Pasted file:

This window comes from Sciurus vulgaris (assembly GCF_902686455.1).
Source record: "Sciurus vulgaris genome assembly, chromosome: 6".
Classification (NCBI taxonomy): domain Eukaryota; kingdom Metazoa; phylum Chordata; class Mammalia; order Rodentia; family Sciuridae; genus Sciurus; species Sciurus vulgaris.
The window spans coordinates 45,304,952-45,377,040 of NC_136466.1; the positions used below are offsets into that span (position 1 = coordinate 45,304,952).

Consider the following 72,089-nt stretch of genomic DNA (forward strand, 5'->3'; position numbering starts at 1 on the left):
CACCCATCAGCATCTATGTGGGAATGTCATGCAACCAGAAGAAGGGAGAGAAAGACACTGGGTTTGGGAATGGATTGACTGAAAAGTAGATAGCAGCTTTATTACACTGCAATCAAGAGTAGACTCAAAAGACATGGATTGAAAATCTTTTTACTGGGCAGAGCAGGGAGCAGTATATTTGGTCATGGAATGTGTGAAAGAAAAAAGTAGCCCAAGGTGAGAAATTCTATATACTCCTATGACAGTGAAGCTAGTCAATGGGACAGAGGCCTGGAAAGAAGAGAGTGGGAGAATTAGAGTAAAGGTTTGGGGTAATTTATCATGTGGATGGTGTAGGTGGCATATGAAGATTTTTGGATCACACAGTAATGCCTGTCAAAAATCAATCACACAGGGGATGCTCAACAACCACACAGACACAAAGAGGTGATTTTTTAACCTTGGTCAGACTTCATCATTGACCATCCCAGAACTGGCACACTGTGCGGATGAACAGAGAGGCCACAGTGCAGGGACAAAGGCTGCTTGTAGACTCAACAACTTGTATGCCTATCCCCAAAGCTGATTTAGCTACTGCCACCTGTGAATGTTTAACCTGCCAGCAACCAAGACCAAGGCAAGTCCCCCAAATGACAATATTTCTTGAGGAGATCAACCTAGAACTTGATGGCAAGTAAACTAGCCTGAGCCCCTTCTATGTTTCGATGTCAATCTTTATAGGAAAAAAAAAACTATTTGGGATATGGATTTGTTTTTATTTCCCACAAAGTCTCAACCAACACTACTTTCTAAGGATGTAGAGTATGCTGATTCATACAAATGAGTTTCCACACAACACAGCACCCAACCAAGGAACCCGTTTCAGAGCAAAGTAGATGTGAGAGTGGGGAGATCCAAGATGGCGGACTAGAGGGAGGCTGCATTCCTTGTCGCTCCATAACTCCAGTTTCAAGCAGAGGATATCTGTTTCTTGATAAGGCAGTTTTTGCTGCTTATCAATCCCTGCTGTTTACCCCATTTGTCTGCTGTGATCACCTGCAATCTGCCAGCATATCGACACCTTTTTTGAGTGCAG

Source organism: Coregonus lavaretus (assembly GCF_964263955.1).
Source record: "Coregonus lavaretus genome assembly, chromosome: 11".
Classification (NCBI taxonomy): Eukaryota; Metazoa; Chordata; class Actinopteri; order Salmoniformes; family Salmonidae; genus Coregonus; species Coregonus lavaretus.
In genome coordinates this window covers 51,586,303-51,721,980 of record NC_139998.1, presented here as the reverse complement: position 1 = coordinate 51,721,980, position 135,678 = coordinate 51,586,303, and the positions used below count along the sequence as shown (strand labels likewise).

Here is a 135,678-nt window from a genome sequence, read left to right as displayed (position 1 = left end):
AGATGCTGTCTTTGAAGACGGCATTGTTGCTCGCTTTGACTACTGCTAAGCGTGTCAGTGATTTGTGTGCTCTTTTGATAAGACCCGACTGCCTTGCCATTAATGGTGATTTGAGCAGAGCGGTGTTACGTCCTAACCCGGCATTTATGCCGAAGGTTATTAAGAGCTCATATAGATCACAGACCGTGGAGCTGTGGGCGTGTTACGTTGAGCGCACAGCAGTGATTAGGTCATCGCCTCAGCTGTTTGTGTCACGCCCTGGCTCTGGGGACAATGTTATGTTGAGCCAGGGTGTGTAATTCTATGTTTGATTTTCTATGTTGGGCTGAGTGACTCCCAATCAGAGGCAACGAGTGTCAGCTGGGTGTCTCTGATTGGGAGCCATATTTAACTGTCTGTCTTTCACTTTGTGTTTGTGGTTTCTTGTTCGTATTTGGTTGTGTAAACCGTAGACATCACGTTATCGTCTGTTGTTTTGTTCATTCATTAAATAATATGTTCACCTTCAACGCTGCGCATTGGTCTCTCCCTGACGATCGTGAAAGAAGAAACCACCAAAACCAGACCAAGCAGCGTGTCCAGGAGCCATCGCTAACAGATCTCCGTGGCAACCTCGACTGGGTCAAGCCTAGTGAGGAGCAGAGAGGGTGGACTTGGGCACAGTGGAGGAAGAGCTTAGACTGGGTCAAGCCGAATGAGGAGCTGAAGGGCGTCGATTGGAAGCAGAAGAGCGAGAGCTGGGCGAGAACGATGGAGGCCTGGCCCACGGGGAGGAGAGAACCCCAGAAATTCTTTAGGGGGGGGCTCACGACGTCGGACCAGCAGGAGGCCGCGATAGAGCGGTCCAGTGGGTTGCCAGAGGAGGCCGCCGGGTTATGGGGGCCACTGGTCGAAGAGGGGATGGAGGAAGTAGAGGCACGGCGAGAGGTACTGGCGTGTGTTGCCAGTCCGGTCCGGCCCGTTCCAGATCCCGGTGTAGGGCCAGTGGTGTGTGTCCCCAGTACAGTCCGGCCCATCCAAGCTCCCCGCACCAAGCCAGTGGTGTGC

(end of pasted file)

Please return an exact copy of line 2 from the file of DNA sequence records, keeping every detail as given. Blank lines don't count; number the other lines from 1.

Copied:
Source record: "Sciurus vulgaris genome assembly, chromosome: 6".